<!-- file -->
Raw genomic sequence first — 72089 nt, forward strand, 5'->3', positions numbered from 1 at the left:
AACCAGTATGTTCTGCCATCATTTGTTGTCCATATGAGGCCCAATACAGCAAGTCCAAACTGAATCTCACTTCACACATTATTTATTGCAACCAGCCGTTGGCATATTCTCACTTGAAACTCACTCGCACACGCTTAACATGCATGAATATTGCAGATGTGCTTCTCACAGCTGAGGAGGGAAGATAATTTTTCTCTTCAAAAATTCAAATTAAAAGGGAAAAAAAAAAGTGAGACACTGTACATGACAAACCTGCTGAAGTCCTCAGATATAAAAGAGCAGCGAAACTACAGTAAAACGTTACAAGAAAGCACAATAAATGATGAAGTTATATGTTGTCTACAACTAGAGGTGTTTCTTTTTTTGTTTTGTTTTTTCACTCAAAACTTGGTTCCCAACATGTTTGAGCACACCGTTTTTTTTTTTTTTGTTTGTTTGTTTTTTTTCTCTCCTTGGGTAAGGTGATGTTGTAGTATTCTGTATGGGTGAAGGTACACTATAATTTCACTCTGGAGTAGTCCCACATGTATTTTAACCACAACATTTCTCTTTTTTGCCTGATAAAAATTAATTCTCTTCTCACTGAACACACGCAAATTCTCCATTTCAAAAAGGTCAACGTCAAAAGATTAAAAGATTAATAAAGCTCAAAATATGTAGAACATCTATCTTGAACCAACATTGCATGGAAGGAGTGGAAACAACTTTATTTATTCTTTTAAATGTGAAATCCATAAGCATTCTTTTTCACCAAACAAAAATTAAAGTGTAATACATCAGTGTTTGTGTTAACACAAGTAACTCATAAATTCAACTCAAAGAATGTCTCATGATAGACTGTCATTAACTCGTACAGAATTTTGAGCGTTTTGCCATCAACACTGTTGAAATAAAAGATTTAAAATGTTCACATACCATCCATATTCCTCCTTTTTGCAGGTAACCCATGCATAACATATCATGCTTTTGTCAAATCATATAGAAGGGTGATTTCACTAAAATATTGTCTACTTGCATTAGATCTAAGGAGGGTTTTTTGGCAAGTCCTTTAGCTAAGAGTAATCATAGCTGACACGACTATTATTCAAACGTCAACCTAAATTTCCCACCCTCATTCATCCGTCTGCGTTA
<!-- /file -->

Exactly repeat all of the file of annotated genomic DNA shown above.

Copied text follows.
Raw genomic sequence first — 72089 nt, forward strand, 5'->3', positions numbered from 1 at the left:
AACCAGTATGTTCTGCCATCATTTGTTGTCCATATGAGGCCCAATACAGCAAGTCCAAACTGAATCTCACTTCACACATTATTTATTGCAACCAGCCGTTGGCATATTCTCACTTGAAACTCACTCGCACACGCTTAACATGCATGAATATTGCAGATGTGCTTCTCACAGCTGAGGAGGGAAGATAATTTTTCTCTTCAAAAATTCAAATTAAAAGGGAAAAAAAAAAGTGAGACACTGTACATGACAAACCTGCTGAAGTCCTCAGATATAAAAGAGCAGCGAAACTACAGTAAAACGTTACAAGAAAGCACAATAAATGATGAAGTTATATGTTGTCTACAACTAGAGGTGTTTCTTTTTTTGTTTTGTTTTTTCACTCAAAACTTGGTTCCCAACATGTTTGAGCACACCGTTTTTTTTTTTTTTGTTTGTTTGTTTTTTTTCTCTCCTTGGGTAAGGTGATGTTGTAGTATTCTGTATGGGTGAAGGTACACTATAATTTCACTCTGGAGTAGTCCCACATGTATTTTAACCACAACATTTCTCTTTTTTGCCTGATAAAAATTAATTCTCTTCTCACTGAACACACGCAAATTCTCCATTTCAAAAAGGTCAACGTCAAAAGATTAAAAGATTAATAAAGCTCAAAATATGTAGAACATCTATCTTGAACCAACATTGCATGGAAGGAGTGGAAACAACTTTATTTATTCTTTTAAATGTGAAATCCATAAGCATTCTTTTTCACCAAACAAAAATTAAAGTGTAATACATCAGTGTTTGTGTTAACACAAGTAACTCATAAATTCAACTCAAAGAATGTCTCATGATAGACTGTCATTAACTCGTACAGAATTTTGAGCGTTTTGCCATCAACACTGTTGAAATAAAAGATTTAAAATGTTCACATACCATCCATATTCCTCCTTTTTGCAGGTAACCCATGCATAACATATCATGCTTTTGTCAAATCATATAGAAGGGTGATTTCACTAAAATATTGTCTACTTGCATTAGATCTAAGGAGGGTTTTTTGGCAAGTCCTTTAGCTAAGAGTAATCATAGCTGACACGACTATTATTCAAACGTCAACCTAAATTTCCCACCCTCATTCATCCGTCTGCGTTA